Elliot Daly says England are ready to relaunch their Six Nations title defence by atoning for their Calcutta Cup horror show.
Eddie Jones’ champions crashed to a comprehensive 11-6 defeat on the opening weekend as Scotland triumphed at Twickenham for the first time since 1983.
It was possibly the worst performances of the Jones era but Daly is convinced England can ignite their championship when underdogs Italy visit London on Saturday.
“We know what we’re capable of. It’s always disappointing when you lose, but it’s about how you go into the next game,” Daly said.
“Our performance wasn’t where we wanted it to be against Scotland, but we have this chance to put it right and get back to what we’re good at, so that means ball in hand and putting dangerous players into dangerous areas.
“These competitions aren’t won on the first weekend. We know we can turn it around so this is a good opportunity to really fly into it and see where we can put ourselves.
“We’ve been looking at what we can do to get back playing in the way we want to play and enforcing our game on the other team.
“Our best performances have been off the back of really good defensive sets, so whether that’s big hits in the game or all working together to get the ball back.
“We’ll be focusing on that against Italy.”
England’s backline were reduced to a bystander’s role against Scotland as what little possession they secured was kicked away aimlessly at half-back.
It is hoped the return of the George Ford-Owen Farrell axis at the expense of rookie centre Ollie Lawrence will induce a better attacking display against opponents who are seeking to avoid a 29th successive Six Nations loss.
Up-front there is greater firepower with props Kyle Sinckler and Mako Vunipola back from suspension and injury respectively, while the return of Courtney Lawes at blindside flanker ratchets up the physicality of the back row.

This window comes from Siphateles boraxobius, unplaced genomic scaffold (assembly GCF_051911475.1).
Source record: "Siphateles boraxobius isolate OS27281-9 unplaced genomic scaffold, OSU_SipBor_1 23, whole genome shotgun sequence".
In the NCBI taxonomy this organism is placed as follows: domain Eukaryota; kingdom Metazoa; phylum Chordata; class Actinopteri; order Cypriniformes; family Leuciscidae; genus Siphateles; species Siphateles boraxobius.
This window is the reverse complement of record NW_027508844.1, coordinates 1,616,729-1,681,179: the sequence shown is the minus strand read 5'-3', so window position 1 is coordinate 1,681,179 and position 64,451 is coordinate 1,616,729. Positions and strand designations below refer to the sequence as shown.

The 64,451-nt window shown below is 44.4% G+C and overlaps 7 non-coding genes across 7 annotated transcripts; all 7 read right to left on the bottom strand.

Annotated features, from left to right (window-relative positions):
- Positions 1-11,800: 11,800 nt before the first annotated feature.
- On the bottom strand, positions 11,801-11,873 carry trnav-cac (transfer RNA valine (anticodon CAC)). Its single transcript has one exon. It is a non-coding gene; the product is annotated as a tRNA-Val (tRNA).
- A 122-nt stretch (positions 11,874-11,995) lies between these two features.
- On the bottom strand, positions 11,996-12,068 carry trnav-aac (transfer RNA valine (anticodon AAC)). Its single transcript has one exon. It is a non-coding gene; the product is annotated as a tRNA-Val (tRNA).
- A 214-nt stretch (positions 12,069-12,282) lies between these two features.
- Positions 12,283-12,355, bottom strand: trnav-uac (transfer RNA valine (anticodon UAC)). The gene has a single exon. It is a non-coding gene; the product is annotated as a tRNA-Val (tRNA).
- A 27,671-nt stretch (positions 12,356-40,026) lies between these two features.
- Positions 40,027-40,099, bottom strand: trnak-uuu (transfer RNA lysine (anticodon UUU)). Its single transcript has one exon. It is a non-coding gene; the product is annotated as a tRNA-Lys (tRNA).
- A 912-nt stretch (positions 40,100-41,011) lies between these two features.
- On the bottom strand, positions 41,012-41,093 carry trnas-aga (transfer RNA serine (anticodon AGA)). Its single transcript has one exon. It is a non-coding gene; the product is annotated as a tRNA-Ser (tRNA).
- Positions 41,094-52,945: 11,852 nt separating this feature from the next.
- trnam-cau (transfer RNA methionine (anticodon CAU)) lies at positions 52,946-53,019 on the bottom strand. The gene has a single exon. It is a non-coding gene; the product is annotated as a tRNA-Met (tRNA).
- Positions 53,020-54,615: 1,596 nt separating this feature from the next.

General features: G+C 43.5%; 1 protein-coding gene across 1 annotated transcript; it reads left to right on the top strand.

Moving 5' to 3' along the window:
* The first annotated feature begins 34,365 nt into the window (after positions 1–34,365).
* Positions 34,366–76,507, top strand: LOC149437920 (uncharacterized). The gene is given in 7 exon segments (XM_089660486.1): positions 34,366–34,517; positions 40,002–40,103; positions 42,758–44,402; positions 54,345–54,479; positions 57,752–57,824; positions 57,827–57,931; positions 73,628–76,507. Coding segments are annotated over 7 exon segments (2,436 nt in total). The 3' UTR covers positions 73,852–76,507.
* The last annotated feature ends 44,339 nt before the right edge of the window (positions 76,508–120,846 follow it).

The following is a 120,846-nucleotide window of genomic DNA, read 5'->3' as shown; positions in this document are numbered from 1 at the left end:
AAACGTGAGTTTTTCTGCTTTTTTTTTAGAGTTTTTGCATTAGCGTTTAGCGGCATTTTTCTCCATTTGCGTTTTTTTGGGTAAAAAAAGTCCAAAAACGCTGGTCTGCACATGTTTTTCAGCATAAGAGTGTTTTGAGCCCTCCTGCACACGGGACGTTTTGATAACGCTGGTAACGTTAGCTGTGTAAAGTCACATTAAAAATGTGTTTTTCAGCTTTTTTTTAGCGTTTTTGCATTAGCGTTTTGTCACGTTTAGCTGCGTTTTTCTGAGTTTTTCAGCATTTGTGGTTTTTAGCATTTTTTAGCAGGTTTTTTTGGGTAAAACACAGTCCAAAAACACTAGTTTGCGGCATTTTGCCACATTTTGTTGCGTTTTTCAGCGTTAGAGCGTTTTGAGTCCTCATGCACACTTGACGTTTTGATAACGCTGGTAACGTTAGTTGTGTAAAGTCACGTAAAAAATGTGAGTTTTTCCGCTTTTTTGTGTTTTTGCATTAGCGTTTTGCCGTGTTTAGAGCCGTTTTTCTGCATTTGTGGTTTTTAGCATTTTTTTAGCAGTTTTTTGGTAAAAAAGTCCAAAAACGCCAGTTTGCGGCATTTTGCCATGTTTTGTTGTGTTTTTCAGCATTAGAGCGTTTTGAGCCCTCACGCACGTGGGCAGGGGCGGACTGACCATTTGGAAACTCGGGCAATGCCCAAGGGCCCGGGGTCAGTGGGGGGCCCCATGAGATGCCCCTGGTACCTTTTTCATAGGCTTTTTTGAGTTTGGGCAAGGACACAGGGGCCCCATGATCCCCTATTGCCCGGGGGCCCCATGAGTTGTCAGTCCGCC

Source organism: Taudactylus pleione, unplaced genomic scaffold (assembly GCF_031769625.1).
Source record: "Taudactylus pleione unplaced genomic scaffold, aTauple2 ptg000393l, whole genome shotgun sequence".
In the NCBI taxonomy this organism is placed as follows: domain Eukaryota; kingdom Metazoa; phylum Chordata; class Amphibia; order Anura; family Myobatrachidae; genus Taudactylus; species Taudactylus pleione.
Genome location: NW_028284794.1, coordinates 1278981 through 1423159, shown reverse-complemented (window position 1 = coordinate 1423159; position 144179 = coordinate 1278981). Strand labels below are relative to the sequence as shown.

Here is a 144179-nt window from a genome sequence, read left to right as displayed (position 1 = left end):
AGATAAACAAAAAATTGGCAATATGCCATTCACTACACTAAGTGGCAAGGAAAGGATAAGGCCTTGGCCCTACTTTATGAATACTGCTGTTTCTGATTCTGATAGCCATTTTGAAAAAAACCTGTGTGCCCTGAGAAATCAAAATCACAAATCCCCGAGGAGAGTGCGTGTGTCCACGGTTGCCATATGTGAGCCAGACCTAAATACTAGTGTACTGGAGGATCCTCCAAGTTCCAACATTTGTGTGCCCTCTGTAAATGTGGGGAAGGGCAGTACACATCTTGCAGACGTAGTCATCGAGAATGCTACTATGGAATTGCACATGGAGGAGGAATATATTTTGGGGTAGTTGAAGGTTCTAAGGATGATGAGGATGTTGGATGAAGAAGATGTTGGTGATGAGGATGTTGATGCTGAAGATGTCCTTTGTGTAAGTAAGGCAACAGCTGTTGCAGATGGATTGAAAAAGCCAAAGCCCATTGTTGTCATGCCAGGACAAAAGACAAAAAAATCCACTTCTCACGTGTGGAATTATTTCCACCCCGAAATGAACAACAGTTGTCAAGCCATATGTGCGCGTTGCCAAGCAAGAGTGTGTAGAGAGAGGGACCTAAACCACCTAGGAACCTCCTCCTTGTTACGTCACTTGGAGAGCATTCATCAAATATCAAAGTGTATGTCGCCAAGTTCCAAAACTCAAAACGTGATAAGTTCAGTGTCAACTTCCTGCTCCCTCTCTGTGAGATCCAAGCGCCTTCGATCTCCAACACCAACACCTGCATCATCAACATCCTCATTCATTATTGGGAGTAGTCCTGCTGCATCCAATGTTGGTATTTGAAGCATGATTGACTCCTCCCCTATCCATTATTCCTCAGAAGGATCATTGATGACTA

Daly said: “We’re a confident group. Obviously we’re disappointed with the Scotland result. We’ve looked at ourselves first, what we can do right.
“But the training week has been one of the best we’ve had at The Lensbury. Everyone is ready to go and raring to go.
“In the autumn there was a massive emphasis on playing without the ball and kicking the ball away.
“Now for us it’s about having a balance between our running and kicking game, because you still need a kicking game to win internationals with territory.
“In our backline we’ve got a lot of ball payers and pace on the outside so hopefully it goes well.”
Jones: Farrell switch will spread responsibility
England head coach Eddie Jones says he has moved Owen Farrell from fly-half to inside centre to “spread out the responsibility” of his midfield playmakers.
Jones defended his skipper after a below-par performance in the Calcutta Cup debacle at Twickenham which led to scrutiny over his place, stating he would not drop Farrell on the basis of one bad game.
Farrell has, however, been switched from fly-half to inside centre, with George Ford brought into the side at 10 and Worcester centre Ollie Lawrence dropped from the squad.
“It gives us a bit better balance in our attack,” Jones told Sky Sports News. “A lot of the responsibility fell on Owen last week and we need to spread that responsibility.
“We’d like to get our back three and Sladey (Henry Slade) into the game more and with George and Owen at 10 and 12 we’ll be able to do that.
“To me, it’s a bit like a Test batsman who averages 60 and gets a duck, it’s different if you’re a Test batsman and you average 25 and get a duck, people can call for your head but I think it’s entirely inappropriate for Owen.
“He didn’t have a great game on Saturday but he wasn’t the only one and I don’t really understand why there’s such a strong desire to criticise him at this stage.
“Sometimes players just have bad games – it would be great if we could play every game at the same level all the time but even the greatest athletes have bad games here and there. It’s about the ability to bounce back quickly.”
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